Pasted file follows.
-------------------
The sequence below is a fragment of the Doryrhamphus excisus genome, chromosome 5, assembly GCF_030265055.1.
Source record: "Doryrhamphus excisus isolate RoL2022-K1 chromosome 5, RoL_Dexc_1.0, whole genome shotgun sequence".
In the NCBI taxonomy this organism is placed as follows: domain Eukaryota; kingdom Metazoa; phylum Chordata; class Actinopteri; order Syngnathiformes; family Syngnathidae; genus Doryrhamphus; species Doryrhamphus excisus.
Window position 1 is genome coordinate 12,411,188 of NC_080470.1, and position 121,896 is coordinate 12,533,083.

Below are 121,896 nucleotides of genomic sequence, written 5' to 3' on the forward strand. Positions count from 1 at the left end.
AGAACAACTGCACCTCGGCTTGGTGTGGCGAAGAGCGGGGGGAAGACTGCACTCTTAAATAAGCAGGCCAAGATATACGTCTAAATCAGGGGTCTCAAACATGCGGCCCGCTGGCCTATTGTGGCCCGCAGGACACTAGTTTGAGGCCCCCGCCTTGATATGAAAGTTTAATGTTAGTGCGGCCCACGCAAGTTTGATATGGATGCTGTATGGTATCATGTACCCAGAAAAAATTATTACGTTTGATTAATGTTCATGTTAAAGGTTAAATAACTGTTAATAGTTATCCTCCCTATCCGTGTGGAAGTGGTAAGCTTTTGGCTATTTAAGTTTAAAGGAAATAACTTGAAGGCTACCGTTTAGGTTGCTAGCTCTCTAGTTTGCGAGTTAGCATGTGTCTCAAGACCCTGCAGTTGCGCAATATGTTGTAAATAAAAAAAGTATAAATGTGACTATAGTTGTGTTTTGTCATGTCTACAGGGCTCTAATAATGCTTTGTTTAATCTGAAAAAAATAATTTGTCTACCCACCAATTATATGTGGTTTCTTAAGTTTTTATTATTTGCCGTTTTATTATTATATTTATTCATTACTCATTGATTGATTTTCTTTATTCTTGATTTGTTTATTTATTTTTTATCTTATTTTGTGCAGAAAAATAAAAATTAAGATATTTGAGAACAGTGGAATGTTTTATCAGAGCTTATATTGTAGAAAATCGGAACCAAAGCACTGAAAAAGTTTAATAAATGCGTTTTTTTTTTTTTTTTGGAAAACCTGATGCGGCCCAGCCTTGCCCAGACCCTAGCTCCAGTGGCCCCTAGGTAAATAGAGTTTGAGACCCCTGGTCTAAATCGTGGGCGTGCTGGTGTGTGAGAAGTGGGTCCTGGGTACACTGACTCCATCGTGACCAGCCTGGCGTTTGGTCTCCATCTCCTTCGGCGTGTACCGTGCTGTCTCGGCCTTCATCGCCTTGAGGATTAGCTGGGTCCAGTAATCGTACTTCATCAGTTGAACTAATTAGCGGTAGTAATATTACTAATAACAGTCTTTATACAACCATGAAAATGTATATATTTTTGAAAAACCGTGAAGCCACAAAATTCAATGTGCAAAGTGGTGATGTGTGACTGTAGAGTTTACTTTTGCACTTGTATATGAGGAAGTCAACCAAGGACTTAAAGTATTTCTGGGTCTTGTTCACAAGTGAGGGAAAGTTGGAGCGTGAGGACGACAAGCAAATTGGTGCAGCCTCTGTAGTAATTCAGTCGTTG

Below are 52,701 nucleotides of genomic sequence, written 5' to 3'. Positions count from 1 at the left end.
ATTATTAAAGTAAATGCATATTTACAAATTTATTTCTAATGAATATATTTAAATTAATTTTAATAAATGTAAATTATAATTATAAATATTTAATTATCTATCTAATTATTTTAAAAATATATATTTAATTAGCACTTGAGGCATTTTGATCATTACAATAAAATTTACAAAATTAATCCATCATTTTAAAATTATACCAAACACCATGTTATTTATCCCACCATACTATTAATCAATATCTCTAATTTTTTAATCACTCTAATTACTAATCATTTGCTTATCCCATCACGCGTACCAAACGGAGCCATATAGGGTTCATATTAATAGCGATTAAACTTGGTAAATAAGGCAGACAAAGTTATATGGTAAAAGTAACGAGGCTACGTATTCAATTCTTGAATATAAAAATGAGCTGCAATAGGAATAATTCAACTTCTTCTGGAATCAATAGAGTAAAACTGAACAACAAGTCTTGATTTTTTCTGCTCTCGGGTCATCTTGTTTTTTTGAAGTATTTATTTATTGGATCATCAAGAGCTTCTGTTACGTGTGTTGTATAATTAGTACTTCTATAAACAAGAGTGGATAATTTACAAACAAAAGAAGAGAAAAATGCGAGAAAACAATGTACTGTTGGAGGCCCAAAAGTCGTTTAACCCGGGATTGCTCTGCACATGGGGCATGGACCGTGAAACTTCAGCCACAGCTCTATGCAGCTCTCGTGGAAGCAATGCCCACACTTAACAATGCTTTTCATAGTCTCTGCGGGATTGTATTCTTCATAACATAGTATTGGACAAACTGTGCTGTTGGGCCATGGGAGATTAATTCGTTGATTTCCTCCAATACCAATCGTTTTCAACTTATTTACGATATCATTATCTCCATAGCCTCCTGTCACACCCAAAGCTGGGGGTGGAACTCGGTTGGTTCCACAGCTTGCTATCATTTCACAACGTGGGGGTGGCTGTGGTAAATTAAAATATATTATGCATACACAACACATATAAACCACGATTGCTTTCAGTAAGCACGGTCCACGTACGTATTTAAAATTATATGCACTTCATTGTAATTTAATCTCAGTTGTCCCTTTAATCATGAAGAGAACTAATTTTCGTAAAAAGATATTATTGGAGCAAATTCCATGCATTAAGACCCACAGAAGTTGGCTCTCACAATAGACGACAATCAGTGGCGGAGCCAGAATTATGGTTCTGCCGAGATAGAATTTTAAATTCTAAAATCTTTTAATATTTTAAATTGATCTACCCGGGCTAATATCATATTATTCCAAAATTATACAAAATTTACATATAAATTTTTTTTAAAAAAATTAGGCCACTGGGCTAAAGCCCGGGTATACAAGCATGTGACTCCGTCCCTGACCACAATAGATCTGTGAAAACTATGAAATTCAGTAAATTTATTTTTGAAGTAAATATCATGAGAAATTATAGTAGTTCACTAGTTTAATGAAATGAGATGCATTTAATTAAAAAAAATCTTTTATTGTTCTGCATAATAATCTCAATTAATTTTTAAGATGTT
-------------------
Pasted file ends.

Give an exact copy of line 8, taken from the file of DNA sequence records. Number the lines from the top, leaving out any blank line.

ATTATTAAAGTAAATGCATATTTACAAATTTATTTCTAATGAATATATTTAAATTAATTTTAATAAATGTAAATTATAATTATAAATATTTAATTATCTATCTAATTATTTTAAAAATATATATTTAATTAGCACTTGAGGCATTTTGATCATTACAATAAAATTTACAAAATTAATCCATCATTTTAAAATTATACCAAACACCATGTTATTTATCCCACCATACTATTAATCAATATCTCTAATTTTTTAATCACTCTAATTACTAATCATTTGCTTATCCCATCACGCGTACCAAACGGAGCCATATAGGGTTCATATTAATAGCGATTAAACTTGGTAAATAAGGCAGACAAAGTTATATGGTAAAAGTAACGAGGCTACGTATTCAATTCTTGAATATAAAAATGAGCTGCAATAGGAATAATTCAACTTCTTCTGGAATCAATAGAGTAAAACTGAACAACAAGTCTTGATTTTTTCTGCTCTCGGGTCATCTTGTTTTTTTGAAGTATTTATTTATTGGATCATCAAGAGCTTCTGTTACGTGTGTTGTATAATTAGTACTTCTATAAACAAGAGTGGATAATTTACAAACAAAAGAAGAGAAAAATGCGAGAAAACAATGTACTGTTGGAGGCCCAAAAGTCGTTTAACCCGGGATTGCTCTGCACATGGGGCATGGACCGTGAAACTTCAGCCACAGCTCTATGCAGCTCTCGTGGAAGCAATGCCCACACTTAACAATGCTTTTCATAGTCTCTGCGGGATTGTATTCTTCATAACATAGTATTGGACAAACTGTGCTGTTGGGCCATGGGAGATTAATTCGTTGATTTCCTCCAATACCAATCGTTTTCAACTTATTTACGATATCATTATCTCCATAGCCTCCTGTCACACCCAAAGCTGGGGGTGGAACTCGGTTGGTTCCACAGCTTGCTATCATTTCACAACGTGGGGGTGGCTGTGGTAAATTAAAATATATTATGCATACACAACACATATAAACCACGATTGCTTTCAGTAAGCACGGTCCACGTACGTATTTAAAATTATATGCACTTCATTGTAATTTAATCTCAGTTGTCCCTTTAATCATGAAGAGAACTAATTTTCGTAAAAAGATATTATTGGAGCAAATTCCATGCATTAAGACCCACAGAAGTTGGCTCTCACAATAGACGACAATCAGTGGCGGAGCCAGAATTATGGTTCTGCCGAGATAGAATTTTAAATTCTAAAATCTTTTAATATTTTAAATTGATCTACCCGGGCTAATATCATATTATTCCAAAATTATACAAAATTTACATATAAATTTTTTTTAAAAAAATTAGGCCACTGGGCTAAAGCCCGGGTATACAAGCATGTGACTCCGTCCCTGACCACAATAGATCTGTGAAAACTATGAAATTCAGTAAATTTATTTTTGAAGTAAATATCATGAGAAATTATAGTAGTTCACTAGTTTAATGAAATGAGATGCATTTAATTAAAAAAAATCTTTTATTGTTCTGCATAATAATCTCAATTAATTTTTAAGATGTT